Crazy Things Drive Payment Fraud

Crazy Things Drive Payment Fraud
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Blog contributed by Carlos Kizzee, Executive Vice President of Intelligence Operations & Legal Affairs, RH-ISAC.

If online shopping wasn’t already part of your daily routine before the pandemic, chances are it is now. As a society, we’re buying far more online than ever before, and that trend is unlikely to slow down. Frustratingly, all that activity brings unwanted attention from the wrong people, and our transactions aren’t always as safe as we assume—even within our own eCommerce sites.

RH-ISAC and The Media Trust are exploring some of the unexpected aspects of online retail in our series, 7 Crazy Things that Happen in your Online Store Every Day. The second piece in this series, “Crazy Things You Wouldn’t See in a Restaurant,” focuses on payment fraud in the customer payment process. As part of this, we conducted a review of restaurant websites and mobile apps, and found quite a bit of unexpected activity present on cart and checkout pages.  Unknown and unmonitored activity on payment pages can lead to a host of issues—none of them good for the merchant or the customer.

Skimming is a common eCommerce attack that, as the name implies, “skims” customer information from the cart or the checkout page. In most cases the compromised sale still goes through—so as far as both the retailer and the customer are concerned, everything went fine. But in addition to the merchant getting the customer’s personal and payment information, a malicious actor gets their hands on it as well. Magecart is a well-known skimming attack. And skimming is just one of the ways personal data leakage could occur. Other forms of undetected malicious code, unsecured cookies, or unencrypted transmission methods could all lead to customers’ personal data getting out.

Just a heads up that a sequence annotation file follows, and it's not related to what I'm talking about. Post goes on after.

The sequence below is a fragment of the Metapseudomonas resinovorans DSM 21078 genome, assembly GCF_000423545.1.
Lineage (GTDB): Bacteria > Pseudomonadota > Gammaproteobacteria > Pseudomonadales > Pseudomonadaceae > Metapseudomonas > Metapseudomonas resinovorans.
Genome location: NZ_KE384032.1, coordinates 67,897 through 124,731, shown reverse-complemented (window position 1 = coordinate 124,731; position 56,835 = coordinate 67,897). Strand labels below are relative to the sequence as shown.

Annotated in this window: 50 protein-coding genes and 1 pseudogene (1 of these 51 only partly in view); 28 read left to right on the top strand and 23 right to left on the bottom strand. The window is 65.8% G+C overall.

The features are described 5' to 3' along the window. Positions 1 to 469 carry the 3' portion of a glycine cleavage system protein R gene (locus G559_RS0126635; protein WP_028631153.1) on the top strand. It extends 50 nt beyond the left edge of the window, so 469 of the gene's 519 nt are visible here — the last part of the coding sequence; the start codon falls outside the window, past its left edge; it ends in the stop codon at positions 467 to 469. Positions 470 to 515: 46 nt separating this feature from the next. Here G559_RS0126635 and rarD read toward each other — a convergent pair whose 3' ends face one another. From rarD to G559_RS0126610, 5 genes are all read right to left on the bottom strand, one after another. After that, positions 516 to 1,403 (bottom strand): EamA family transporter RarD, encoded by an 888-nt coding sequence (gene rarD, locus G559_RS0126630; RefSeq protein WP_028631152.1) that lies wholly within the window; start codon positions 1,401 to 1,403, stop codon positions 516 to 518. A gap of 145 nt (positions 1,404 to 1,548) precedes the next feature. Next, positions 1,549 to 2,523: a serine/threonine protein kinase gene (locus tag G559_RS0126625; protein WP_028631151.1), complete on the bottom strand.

The solution? Continuous client-side scanning and discovery, and a digital risk management plan are the easiest way to avoid this kind of insanity.

  • As you scan, please remember to emulate the customer experience, and make purchases as consumers would, through your website, through your mobile app, from different locations. This must be done from outside your network to gain an accurate idea of what goes on when your customers make a purchase. Skimming scams have evolved over time, and simpler detection methods are no longer effective.
  • Review the domains and data collection activity in the purchase journey, particularly in cart, checkout and confirmation pages. High risk items you should shut down include: non-payment processor domains on your payment page, and unauthorized data collection or social media domains on your payment pages. Ensure your digital program adopts a framework and continuous review (weekly, monthly) of the Cart/Checkout process for any changes or anomalies.   While your cart and checkout pages are particularly important, knowing which third party services have access to all of your pages is a key step to understanding and mitigating your overall risk.

Just as with the last “Crazy Things” story: best practices are a retailer’s best friend. The more familiar you are with your website, the better you’ll be, so set up policies to restrict what third party applications can reside on your website, and scan it regularly to verify there aren’t any unexpected visitors.

RH-ISAC and The Media Trust are looking into more surprising, unexpected, and flat-out crazy things that happen in digital stores that wouldn’t happen anywhere else. Check out the other blogs in this series:

  1. Crazy Things You Wouldn’t See in Brick & Mortar
  2. Crazy Things You Wouldn’t See in a Restaurant